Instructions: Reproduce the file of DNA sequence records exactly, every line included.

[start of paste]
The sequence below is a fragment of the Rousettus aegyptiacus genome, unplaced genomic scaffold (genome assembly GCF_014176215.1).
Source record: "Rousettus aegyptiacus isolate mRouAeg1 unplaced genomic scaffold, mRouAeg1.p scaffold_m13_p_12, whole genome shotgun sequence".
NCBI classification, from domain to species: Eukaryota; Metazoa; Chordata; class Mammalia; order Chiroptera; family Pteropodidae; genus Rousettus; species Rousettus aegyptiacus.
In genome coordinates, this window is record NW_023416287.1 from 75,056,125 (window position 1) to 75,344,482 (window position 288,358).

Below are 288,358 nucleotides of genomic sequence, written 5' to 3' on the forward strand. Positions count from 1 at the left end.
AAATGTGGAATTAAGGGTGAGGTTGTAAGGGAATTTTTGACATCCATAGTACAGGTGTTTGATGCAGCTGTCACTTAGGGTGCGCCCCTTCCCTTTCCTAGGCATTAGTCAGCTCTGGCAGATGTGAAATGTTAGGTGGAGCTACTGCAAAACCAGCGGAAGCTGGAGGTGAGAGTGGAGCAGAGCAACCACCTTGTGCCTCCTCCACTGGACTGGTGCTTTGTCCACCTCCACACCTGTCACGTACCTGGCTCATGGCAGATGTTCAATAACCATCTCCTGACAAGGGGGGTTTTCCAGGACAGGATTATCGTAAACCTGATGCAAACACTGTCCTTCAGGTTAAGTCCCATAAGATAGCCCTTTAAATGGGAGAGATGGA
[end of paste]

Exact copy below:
The sequence below is a fragment of the Rousettus aegyptiacus genome, unplaced genomic scaffold (genome assembly GCF_014176215.1).
Source record: "Rousettus aegyptiacus isolate mRouAeg1 unplaced genomic scaffold, mRouAeg1.p scaffold_m13_p_12, whole genome shotgun sequence".
NCBI classification, from domain to species: Eukaryota; Metazoa; Chordata; class Mammalia; order Chiroptera; family Pteropodidae; genus Rousettus; species Rousettus aegyptiacus.
In genome coordinates, this window is record NW_023416287.1 from 75,056,125 (window position 1) to 75,344,482 (window position 288,358).

Below are 288,358 nucleotides of genomic sequence, written 5' to 3' on the forward strand. Positions count from 1 at the left end.
AAATGTGGAATTAAGGGTGAGGTTGTAAGGGAATTTTTGACATCCATAGTACAGGTGTTTGATGCAGCTGTCACTTAGGGTGCGCCCCTTCCCTTTCCTAGGCATTAGTCAGCTCTGGCAGATGTGAAATGTTAGGTGGAGCTACTGCAAAACCAGCGGAAGCTGGAGGTGAGAGTGGAGCAGAGCAACCACCTTGTGCCTCCTCCACTGGACTGGTGCTTTGTCCACCTCCACACCTGTCACGTACCTGGCTCATGGCAGATGTTCAATAACCATCTCCTGACAAGGGGGGTTTTCCAGGACAGGATTATCGTAAACCTGATGCAAACACTGTCCTTCAGGTTAAGTCCCATAAGATAGCCCTTTAAATGGGAGAGATGGA